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Free Content Larval Development in the Lutjanid Subfamily Apsilinae (Pisces): The Genus Paracaesio

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Abstract:

Larval development in the lutjanid subfamily Apsilinae is described and illustrated from specimens captured with plankton nets and midwater trawls in the Indian and Pacific Oceans. Series were assembled using body shape, fin-spine morphology, head spination, scale formation and counts, gill-raker counts, and pigment patterns. Identifications (mostly to the genus level) were confirmed from adult characters developed in the largest specimens and from the distributions of the adults. Larvae of the Apsilinae share with larvae of other lutjanids the presence of a spine on the dorsal postcleithrum, early forming, very elongate spines of dorsal and pelvic fins, and even longer pelvic-fin soft rays. They are further characterized by fin-ray counts (D X,10; A III,8), absence of external ornamentation on fin spines, early forming pigment on the midbrain posteriorly, and early formation of the third anal-fin spine and scales. Of the three Indo-Pacific apsiline genera, Lipocheilus, Paracaesio, and Parapristipomoides, we were able to identify only larvae of Paracaesio. However, within this nominal genus are two distinct larval morphologies (morphs), each with several larval types apparently corresponding to species. Due to incomplete understanding of adult taxonomy and distribution in Paracaesio, it was not possible to identify any of the larval types to species. Paracaesio larvae with about 70 lateral-line scales, a relatively slender body and very long, whip-like dorsal-fin spine 2 (to 96% body length) and equally long pelvic-fin ray 1 (to 370% P2 spine length), scales that formed between 8 and 11 mm, prominent pigment on the urostyle, and no melanophore at the cleithral symphysis are called Paracaesio morph-hi. These were identified as Paracaesio because, among apsilines, only this genus contains species with about 70 lateral-line scales. Five types of Paracaesio morph-hi larvae, distinguished primarily by pigment patterns and secondarily by minor differences in head spination, are described from larvae as large as 24 mm. For one larval type, apparently of the Paracaesio morph-hi group, the largest specimen (6.2 mm) was too small to have scales. Therefore, we could not establish that it was a Paracaesio species. We describe this very lightly pigmented larval type under the name Unidentified Apsilinae. Its South Pacific distribution nearly matches that of Parapristipomoides squamimaxillaris, so the possibility remains it is that species. Larvae considered to be Paracaesio because they have about 50 lateral-line scales, but too many gill-rakers to be Lipocheilus carnolabrum, are called Paracaesio morph-lo. These larvae have a relatively deep body, relatively short, robust dorsal-fin spine 2 (to 31% body length) and pelvic-fin ray 1 (to 125% P2 spine length), scales that form between 7 and 9 mm, a melanophore at the cleithral symphysis until 4-7 mm, and no pigment on the urostyle. Three types of larvae of this morph are described from larvae as large as 29 mm, and are distinguished by spination on supraorbital ridge, and lachrymal, and minor pigment characters. In one type, the largest larva was too small for us to be sure it had the adult complement of gill-rakers, and there is a possibility it is L. carnolabrum rather than a Paracaesio species. Another type was identified as either Paracaesio gonzalesi or P. kusakarii based on scalation and pigment. The presence of two, distinct morphs of Paracaesio larvae supports a suggestion made by W. D. Anderson, Jr., based on adult characteristics, that there are two monophyletic lines within this nominal genus. However, with the possible exception of one pigment character, larvae seem to provide no evidence that Paracaesio is monophyletic.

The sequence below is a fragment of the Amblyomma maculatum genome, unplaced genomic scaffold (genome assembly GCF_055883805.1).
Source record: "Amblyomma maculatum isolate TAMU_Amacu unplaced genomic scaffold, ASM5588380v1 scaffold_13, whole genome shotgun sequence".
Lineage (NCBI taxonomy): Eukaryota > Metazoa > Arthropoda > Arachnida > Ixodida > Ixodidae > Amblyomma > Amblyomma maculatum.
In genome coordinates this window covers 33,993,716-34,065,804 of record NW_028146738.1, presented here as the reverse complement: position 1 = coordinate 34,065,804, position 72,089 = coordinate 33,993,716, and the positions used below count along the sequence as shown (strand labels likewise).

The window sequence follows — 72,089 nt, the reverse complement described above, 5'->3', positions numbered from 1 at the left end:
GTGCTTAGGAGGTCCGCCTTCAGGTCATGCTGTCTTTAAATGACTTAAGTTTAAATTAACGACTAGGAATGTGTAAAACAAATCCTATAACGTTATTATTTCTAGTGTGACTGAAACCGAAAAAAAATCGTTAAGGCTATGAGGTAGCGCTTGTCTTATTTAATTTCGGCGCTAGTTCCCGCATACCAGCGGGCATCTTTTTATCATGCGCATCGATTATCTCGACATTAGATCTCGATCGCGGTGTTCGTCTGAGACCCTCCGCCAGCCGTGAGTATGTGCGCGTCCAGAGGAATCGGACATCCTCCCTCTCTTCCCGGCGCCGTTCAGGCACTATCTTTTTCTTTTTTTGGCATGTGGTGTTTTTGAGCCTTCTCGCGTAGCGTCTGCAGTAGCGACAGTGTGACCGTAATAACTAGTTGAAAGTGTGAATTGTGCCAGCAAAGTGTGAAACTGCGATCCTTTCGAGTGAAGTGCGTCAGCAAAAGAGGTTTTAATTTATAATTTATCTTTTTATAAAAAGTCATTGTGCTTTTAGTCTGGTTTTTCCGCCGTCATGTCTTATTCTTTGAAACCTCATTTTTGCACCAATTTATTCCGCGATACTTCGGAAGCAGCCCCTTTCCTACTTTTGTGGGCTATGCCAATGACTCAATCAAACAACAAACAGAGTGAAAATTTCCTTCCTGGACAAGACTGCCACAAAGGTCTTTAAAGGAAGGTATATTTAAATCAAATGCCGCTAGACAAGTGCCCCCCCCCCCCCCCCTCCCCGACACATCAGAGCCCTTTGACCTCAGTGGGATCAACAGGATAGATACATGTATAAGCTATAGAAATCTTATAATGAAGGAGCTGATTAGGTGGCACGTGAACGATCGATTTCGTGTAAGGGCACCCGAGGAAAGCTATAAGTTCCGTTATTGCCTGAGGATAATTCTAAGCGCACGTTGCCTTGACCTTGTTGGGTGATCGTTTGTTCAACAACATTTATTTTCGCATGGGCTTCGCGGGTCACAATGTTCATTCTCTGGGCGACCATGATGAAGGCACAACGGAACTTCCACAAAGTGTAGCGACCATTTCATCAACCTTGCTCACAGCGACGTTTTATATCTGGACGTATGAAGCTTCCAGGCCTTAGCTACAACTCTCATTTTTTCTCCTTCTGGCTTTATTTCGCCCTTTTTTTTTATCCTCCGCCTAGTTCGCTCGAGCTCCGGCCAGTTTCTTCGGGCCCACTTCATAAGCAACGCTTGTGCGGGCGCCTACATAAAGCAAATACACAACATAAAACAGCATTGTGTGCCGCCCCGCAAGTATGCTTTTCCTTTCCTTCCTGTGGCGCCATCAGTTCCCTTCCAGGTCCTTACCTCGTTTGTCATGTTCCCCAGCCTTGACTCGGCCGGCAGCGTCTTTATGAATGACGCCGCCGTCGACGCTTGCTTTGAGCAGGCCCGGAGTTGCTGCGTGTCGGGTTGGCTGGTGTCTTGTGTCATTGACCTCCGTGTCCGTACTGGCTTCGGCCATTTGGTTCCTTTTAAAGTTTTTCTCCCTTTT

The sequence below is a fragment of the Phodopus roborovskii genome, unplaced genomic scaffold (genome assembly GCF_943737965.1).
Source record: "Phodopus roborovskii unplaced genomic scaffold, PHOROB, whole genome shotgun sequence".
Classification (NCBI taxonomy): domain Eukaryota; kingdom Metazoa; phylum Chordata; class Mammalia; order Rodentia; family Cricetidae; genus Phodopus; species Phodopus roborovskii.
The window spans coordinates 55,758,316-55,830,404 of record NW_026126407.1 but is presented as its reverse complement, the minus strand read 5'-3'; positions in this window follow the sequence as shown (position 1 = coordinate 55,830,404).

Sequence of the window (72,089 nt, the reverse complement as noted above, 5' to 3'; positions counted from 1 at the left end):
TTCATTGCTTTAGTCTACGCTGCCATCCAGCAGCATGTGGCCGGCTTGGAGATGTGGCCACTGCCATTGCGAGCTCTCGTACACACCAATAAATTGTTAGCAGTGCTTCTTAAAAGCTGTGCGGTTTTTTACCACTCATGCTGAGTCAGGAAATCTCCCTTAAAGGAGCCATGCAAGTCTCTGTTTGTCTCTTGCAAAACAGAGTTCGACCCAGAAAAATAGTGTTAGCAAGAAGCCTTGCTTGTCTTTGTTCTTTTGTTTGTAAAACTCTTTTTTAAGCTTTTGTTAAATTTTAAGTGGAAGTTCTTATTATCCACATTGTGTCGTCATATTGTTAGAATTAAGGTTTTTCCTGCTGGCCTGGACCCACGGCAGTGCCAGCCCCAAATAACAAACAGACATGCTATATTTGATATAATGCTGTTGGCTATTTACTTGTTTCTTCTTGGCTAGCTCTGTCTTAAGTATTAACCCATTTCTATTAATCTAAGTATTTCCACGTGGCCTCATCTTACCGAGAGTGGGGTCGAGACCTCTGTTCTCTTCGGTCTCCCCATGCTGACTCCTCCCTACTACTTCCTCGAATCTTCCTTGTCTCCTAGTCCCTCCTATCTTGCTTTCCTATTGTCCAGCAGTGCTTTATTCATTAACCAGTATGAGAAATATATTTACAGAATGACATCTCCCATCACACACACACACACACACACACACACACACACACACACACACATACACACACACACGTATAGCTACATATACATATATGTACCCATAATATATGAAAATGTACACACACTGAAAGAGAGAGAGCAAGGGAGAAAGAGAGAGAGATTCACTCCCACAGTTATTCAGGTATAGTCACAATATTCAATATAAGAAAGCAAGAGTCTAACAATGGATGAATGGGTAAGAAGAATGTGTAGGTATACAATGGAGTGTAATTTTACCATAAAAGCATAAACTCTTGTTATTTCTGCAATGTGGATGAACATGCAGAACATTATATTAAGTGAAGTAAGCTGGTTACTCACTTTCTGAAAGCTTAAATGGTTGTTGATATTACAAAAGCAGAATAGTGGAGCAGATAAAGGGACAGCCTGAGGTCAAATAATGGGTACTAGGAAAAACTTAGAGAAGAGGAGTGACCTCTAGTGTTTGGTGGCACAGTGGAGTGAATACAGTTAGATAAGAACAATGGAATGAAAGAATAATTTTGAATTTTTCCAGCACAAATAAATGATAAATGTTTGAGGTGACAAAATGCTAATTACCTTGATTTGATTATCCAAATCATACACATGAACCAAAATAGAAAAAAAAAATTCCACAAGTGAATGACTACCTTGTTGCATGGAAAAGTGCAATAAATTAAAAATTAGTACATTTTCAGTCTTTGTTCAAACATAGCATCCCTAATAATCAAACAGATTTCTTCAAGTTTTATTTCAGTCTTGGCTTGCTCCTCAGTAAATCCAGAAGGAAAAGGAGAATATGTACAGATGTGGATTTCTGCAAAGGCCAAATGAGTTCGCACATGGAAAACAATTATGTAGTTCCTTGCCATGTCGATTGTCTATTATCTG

Document Type: Research Article

Publication date: 1997-11-01

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  • The Bulletin of Marine Science is dedicated to the dissemination of high quality research from the world's oceans. All aspects of marine science are treated by the Bulletin of Marine Science, including papers in marine biology, biological oceanography, fisheries, marine affairs, applied marine physics, marine geology and geophysics, marine and atmospheric chemistry, and meteorology and physical oceanography.
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